14-17 May 2018
New Orleans
US/Central timezone

How to Predict CO2 Foam Propagation Distance by Using Bubble Population Balance Model

14 May 2018, 16:45
New Orleans

New Orleans

Poster MS 1.26: Fundamentals and applications of foam in permeable media Poster 1


Mohammad Izadi (Louisiana State University)


Although foams are known for effectively reducing gas mobility and enhancing oil recovery in many field applications, it is still not clear how far the injected fine-textured foams will propagate into the reservoirs. Lacking such a knowledge makes the design of foam field treatments difficult and often unreliable. The purpose of this study is to investigate CO2 foam propagation distance as a function of injection foam quality and injection total rate by using bubble population balance model. This study is believed to cover the steps needed from the pore-scale to field-scale events.

In order to meet the purpose, this study performs the following tasks: (i) fitting bubble population balance model to lab coreflood experiments and determining model parameters; (ii) establishing the mathematical framework to determine foam propagation distance during EOR processes; and (iii) characterizing foam propagation distance at different injection strategies. The laboratory data consists of three foam states (weak-foam, strong-foam, and intermediate states) as well as two different flow regimes (high-quality and low-quality regimes) of the strong-foam state.

The mobilization pressure gradient is one of the key model parameters to distinguish gaseous CO2 foams from supercritical CO2 foams. It is because, the mobilization pressure gradient being proportional to the interfacial tension, supercritical (or dense) CO2 foams exhibit much lower mobilization pressure gradient compared to gaseous CO2 foams, often with a couple of orders of magnitude difference.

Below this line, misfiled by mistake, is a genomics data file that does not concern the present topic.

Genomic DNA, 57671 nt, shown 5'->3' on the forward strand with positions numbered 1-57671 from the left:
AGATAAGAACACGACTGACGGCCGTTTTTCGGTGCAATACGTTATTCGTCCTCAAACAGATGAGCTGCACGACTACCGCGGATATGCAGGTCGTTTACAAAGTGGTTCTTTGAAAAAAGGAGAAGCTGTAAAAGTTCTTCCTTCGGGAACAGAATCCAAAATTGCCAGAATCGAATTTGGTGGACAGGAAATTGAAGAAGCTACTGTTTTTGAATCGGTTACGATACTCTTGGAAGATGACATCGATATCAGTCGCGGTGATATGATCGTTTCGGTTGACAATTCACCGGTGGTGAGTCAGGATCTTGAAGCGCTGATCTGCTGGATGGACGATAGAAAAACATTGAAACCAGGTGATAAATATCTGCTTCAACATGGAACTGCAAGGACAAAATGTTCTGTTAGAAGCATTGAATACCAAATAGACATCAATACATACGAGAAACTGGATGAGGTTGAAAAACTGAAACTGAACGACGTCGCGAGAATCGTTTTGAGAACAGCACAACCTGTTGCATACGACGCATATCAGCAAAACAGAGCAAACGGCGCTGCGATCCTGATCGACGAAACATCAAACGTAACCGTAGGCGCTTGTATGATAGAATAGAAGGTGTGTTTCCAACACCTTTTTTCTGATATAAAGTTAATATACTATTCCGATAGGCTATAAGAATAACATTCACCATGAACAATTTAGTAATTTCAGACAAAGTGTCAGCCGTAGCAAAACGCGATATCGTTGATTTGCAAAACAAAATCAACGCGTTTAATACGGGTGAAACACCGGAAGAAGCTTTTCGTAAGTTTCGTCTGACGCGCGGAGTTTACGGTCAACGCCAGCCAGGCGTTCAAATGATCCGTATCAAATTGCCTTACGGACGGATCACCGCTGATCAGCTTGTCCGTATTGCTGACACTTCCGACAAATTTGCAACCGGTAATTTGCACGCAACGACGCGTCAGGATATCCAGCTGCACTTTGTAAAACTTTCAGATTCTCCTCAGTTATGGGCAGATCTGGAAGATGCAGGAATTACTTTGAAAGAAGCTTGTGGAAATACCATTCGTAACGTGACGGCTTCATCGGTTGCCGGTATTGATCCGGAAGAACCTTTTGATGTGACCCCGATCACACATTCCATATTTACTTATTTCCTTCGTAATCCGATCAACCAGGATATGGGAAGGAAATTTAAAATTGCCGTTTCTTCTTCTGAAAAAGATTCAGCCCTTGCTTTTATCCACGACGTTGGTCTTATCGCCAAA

The results show that the presence of three different foam states as well as two different strong-foam flow regimes (high-quality and low-quality regimes) plays a key role in model fit and field-scale propagation prediction. More specifically, this study finds that supercritical CO2 foams can propagate a few hundreds of feet easily, which is a few orders of magnitude higher than gaseous CO2 foams. For dry foams (or, strong foams in the high-quality regime), higher injection gas fractions result in shorter foam propagation distance, while for wet foams (or, strong foams in the low-quality regime) the propagation distance is not really sensitive to injection gas fractions. In addition, the higher injection rates (or pressures), the farther foams propagate – such an effect is shown to be much more pronounced for dry foams.

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Primary authors

Mohammad Izadi (Louisiana State University) Prof. SEUNG I. KAM (Louisiana State University)

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